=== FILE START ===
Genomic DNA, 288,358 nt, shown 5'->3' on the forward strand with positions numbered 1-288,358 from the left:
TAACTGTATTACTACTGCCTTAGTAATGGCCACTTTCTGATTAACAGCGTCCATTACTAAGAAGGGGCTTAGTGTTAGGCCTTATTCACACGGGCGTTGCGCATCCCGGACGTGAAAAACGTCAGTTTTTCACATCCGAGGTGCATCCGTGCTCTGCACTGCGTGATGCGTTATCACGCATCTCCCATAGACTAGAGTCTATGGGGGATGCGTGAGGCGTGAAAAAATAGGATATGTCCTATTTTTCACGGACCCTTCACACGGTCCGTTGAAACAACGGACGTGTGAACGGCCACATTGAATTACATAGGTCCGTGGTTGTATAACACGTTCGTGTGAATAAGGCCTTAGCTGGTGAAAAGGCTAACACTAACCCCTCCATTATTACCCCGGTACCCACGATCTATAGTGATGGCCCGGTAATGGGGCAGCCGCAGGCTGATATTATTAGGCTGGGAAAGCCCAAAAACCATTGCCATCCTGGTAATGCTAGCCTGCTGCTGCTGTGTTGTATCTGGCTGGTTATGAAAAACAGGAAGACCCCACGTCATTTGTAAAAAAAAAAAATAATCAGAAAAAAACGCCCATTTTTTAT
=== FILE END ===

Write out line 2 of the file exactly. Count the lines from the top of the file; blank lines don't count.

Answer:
TAACTGTATTACTACTGCCTTAGTAATGGCCACTTTCTGATTAACAGCGTCCATTACTAAGAAGGGGCTTAGTGTTAGGCCTTATTCACACGGGCGTTGCGCATCCCGGACGTGAAAAACGTCAGTTTTTCACATCCGAGGTGCATCCGTGCTCTGCACTGCGTGATGCGTTATCACGCATCTCCCATAGACTAGAGTCTATGGGGGATGCGTGAGGCGTGAAAAAATAGGATATGTCCTATTTTTCACGGACCCTTCACACGGTCCGTTGAAACAACGGACGTGTGAACGGCCACATTGAATTACATAGGTCCGTGGTTGTATAACACGTTCGTGTGAATAAGGCCTTAGCTGGTGAAAAGGCTAACACTAACCCCTCCATTATTACCCCGGTACCCACGATCTATAGTGATGGCCCGGTAATGGGGCAGCCGCAGGCTGATATTATTAGGCTGGGAAAGCCCAAAAACCATTGCCATCCTGGTAATGCTAGCCTGCTGCTGCTGTGTTGTATCTGGCTGGTTATGAAAAACAGGAAGACCCCACGTCATTTGTAAAAAAAAAAAATAATCAGAAAAAAACGCCCATTTTTTAT